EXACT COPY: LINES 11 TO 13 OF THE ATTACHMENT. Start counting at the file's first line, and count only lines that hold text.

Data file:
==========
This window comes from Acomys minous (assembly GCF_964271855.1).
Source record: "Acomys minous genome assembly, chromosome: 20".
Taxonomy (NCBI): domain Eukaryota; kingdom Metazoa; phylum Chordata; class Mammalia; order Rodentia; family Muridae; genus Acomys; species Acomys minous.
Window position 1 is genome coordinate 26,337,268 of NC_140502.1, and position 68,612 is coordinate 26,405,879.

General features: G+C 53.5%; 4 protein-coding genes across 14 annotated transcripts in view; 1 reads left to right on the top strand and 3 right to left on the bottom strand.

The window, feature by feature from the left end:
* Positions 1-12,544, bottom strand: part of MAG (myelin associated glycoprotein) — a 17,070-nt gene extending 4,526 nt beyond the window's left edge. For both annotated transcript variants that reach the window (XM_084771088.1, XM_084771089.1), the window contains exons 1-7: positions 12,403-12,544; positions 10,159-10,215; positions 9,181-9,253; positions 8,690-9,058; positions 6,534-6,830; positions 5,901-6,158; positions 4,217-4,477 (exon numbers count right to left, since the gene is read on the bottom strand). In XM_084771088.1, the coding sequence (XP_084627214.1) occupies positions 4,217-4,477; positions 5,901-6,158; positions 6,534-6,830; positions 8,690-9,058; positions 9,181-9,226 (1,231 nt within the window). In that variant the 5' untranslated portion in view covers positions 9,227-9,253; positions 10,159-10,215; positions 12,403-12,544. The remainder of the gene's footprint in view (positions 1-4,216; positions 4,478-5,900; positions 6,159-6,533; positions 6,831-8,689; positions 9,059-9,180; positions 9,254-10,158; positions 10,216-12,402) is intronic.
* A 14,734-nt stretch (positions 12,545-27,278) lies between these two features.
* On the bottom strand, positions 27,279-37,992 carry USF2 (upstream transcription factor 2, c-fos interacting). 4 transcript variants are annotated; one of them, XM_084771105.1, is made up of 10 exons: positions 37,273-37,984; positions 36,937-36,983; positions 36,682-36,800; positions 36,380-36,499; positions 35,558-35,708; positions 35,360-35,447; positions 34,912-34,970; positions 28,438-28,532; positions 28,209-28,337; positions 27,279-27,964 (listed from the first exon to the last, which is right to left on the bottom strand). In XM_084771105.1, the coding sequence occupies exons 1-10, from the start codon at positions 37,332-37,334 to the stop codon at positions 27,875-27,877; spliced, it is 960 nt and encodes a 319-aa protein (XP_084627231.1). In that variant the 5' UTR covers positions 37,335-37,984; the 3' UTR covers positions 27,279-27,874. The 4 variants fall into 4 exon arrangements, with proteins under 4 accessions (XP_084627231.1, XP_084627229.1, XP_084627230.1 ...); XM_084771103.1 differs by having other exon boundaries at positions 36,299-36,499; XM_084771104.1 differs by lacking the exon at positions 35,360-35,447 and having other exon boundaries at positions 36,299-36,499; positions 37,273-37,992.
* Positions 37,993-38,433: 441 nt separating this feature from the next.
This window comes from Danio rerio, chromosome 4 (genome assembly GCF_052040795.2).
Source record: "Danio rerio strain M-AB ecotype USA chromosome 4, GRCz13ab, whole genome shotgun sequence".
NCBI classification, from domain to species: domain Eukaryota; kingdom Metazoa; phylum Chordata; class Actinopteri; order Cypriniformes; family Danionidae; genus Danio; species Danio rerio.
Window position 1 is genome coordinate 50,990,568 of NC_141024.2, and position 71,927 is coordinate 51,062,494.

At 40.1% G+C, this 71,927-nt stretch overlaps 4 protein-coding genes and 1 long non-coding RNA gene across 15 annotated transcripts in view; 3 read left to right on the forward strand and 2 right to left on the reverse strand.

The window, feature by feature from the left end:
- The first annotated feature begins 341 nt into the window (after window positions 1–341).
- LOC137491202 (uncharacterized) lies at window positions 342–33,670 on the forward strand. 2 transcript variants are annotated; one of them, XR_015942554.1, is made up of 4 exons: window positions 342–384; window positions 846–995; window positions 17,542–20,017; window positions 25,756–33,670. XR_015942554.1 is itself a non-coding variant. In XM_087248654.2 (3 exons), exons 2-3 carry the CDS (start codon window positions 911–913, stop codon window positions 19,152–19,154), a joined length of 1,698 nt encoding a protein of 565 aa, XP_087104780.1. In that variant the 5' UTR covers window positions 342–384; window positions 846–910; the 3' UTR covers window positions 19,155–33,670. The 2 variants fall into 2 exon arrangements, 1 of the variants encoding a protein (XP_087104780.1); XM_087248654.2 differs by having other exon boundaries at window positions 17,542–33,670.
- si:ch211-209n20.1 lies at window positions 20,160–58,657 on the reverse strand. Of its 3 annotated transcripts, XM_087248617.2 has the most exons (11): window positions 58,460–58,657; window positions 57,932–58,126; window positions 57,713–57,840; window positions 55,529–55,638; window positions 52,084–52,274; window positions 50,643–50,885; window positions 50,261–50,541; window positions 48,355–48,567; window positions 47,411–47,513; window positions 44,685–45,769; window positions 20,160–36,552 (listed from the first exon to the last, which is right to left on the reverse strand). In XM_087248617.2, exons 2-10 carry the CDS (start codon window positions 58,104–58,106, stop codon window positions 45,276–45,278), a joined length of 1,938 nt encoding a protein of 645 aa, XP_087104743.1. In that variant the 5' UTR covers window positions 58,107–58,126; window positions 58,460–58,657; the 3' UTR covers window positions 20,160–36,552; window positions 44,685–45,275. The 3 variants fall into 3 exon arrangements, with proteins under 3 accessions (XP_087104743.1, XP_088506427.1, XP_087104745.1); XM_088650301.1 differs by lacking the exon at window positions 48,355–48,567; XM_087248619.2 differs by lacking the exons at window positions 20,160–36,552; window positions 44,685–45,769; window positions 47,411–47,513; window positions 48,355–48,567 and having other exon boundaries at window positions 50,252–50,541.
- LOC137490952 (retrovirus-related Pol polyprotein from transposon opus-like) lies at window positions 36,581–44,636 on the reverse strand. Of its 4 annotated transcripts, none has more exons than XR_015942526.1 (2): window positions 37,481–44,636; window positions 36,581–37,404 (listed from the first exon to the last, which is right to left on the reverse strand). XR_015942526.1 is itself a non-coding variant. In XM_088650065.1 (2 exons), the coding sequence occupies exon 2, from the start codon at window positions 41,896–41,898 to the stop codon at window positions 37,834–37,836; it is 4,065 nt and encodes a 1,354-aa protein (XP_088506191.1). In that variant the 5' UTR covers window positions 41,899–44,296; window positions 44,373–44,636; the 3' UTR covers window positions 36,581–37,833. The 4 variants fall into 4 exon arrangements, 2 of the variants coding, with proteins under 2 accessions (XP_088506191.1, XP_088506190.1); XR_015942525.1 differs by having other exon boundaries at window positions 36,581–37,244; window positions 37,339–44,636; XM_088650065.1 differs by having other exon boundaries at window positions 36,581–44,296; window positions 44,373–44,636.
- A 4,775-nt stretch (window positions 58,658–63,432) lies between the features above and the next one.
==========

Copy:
This window comes from Danio rerio, chromosome 4 (genome assembly GCF_052040795.2).
Source record: "Danio rerio strain M-AB ecotype USA chromosome 4, GRCz13ab, whole genome shotgun sequence".
NCBI classification, from domain to species: domain Eukaryota; kingdom Metazoa; phylum Chordata; class Actinopteri; order Cypriniformes; family Danionidae; genus Danio; species Danio rerio.